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BRIDAL BALLAD.

THE ring is on my hand,

And the wreath is on my brow; Satins and jewels grand

Are all at my command,

And I am happy now.

And my lord he loves me well;

But, when first he breathed his vow,

I felt my bosom swell—

For the words rang as a knell,

And the voice seemed his who fell

In the battle down the dell,
And who is happy now.

But he spoke to re-assure me,

And he kissed my pallid brow,
While a reverie came o'er me,
And to the church-yard bore me,
And I sighed to him before me,
Thinking him dead D'Elormie,
"Oh, I am happy now!"

And thus the words were spoken,
And this the plighted vow,
And, though my faith be broken,

And, though my heart be broken,

Behold the golden token
That proves me happy now!

Would God I could awaken!

For I dream I know not how, And my soul is sorely shaken Lest an evil step be taken,— Lest the dead who is forsaken May not be happy now.

TO F.

BELOVED! amid the earnest woes
That crowd around my earthly path-
(Drear path, alas! where grows
Not even one lonely rose)-

My soul at least a solace hath

In dreams of thee, and therein knows
An Eden of bland repose.

And thus thy memory is to me

Like some enchanted far-off isle

In some tumultuous sea

Some ocean throbbing far and free

With storms-but where meanwhile Serenest skies continually

Just o'er that one bright island smile.
VOL. II.-4.

SCENES FROM "POLITIAN;"

AN UNPUBLISHED DRAMA.

I.

ROME. A Hall in a Palace. Alessandra and Castiglione

Alessandra. Thou art sad, Castiglione.

Castiglione. Sad!-not I.

Oh, I'm the happiest, happiest man in Rome!

A few days more, thou knowest, my Alessandra,

Will make thee mine. Oh, I am very happy!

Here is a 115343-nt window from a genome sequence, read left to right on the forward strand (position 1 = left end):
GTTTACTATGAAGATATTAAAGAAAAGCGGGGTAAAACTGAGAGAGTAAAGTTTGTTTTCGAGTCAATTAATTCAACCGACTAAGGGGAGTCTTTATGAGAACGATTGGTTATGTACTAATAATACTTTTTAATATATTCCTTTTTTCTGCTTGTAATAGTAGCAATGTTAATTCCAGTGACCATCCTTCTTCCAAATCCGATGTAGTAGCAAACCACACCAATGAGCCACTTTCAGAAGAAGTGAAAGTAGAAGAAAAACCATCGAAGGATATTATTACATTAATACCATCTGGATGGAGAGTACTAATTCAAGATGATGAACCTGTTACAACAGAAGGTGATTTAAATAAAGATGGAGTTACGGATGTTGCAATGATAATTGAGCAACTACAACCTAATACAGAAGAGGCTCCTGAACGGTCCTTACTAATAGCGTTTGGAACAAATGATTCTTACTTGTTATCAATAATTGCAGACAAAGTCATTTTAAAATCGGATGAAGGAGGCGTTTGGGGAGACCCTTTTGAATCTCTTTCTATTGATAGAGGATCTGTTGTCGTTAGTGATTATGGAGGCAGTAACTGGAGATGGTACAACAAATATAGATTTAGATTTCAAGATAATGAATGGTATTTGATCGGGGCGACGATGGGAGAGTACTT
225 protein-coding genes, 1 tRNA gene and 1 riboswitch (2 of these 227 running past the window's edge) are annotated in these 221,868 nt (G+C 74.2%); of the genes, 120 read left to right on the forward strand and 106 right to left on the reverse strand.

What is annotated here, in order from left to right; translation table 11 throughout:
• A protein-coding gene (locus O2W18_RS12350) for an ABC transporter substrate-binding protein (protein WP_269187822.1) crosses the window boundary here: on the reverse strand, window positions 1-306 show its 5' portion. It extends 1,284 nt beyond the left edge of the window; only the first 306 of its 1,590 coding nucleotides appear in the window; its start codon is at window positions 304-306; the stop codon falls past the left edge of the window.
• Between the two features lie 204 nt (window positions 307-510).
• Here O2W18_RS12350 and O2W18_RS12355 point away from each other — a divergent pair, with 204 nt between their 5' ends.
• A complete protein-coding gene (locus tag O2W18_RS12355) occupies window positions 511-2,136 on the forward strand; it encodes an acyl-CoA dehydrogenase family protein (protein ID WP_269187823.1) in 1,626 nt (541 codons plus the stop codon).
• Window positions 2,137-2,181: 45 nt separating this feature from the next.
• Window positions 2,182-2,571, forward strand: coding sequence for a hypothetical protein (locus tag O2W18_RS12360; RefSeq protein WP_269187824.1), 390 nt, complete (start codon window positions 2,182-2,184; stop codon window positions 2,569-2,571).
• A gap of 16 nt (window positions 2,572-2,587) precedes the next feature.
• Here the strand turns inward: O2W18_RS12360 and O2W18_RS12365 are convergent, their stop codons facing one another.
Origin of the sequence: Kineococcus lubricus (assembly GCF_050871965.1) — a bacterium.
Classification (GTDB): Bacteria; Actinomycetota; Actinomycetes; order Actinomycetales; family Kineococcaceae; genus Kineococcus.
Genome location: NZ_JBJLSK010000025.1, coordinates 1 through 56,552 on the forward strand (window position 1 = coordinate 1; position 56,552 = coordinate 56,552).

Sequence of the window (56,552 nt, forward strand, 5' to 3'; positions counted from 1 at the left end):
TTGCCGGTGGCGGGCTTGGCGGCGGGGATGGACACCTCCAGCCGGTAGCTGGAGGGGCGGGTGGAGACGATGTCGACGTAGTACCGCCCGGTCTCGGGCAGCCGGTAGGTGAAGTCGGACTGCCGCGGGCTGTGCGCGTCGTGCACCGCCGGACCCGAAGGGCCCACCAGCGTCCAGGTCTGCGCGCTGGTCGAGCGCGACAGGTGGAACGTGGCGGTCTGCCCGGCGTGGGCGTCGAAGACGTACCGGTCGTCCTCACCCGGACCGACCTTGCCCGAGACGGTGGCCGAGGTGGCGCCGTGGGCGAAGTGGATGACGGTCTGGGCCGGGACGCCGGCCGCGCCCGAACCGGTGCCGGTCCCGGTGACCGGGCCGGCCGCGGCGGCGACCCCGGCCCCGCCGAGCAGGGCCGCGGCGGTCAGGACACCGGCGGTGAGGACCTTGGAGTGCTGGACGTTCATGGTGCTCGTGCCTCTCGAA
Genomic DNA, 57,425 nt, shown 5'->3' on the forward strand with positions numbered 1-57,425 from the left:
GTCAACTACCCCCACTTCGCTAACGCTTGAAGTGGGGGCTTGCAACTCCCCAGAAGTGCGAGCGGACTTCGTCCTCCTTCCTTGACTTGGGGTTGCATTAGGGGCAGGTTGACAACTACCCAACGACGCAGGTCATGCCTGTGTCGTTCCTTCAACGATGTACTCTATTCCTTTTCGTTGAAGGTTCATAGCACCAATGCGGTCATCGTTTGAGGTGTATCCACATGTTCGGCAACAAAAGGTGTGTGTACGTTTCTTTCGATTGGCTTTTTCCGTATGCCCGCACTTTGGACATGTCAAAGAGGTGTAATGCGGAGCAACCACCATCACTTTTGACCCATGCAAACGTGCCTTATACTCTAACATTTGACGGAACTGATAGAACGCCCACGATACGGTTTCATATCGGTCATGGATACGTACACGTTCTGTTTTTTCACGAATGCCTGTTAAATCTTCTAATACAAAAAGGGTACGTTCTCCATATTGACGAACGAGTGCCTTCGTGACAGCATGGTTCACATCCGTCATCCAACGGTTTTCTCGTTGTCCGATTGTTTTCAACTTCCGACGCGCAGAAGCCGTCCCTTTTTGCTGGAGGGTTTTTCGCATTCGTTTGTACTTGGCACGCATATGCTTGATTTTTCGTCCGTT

Aless. Methinks thou hast a singular way of showing Thy happiness!-what ails thee, cousin of mine?

Why didst thou sigh so deeply?

Cas. Did I sigh?

I was not conscious of it. It is a fashion,

A silly-a most silly fashion I have

When I am very happy. Did I sigh?

(sighing.)

Aless. Thou didst. Thou art not well. Thou hast indulged Too much of late, and I am vexed to see it.

Late hours and wine, Castiglione,-these
Will ruin thee! thou art already altered-

Thy looks are haggard-nothing so wears away
The constitution as late hours and wine.

Cas. (musing.) Nothing, fair cousin, nothing-not even deep

sorrow

Wears it away like evil hours and wine.
I will amend.

Aless. Do it! I would have thee drop

Thy riotous company, too-fellows low born-
Ill suit the like with old Di Broglio's heir
And Alessandra's husband.

Cas. I will drop them.

Aless. Thou wilt-thou must. Attend thou also more
To thy dress and equipage-they are over plain
For thy lofty rank and fashion-much depends
Upon appearances.

Cas. I'll see to it.

Aless. Then see to it !-pay more attention, sir, To a becoming carriage-much thou wantest

In dignity.

Cas. Much, much, oh much I want

In proper dignity.

Aless. (haughtily.) Thou mockest me, sir!

Cas. (abstractedly.) Sweet, gentle Lalage!
Aless. Heard I aright?

I speak to him—he speaks of Lalage!

Sir Count! (places her hand on his shoulder) what art thou dreaming? he's not well!

What ails thee, sir?

Cas. (starting.) Cousin! fair cousin!—madam !
I crave thy pardon-indeed I am not well-
Your hand from off my shoulder, if you please.
This air is most oppressive !-Madam-the Duke!
Enter Di Broglio.

Di Broglio. My son, I've news for thee!—hey ?—what's the matter? (observing Alessandra.)

I' the pouts? Kiss her, Castiglione ! kiss her,
You dog! and make it up, I say, this minute!

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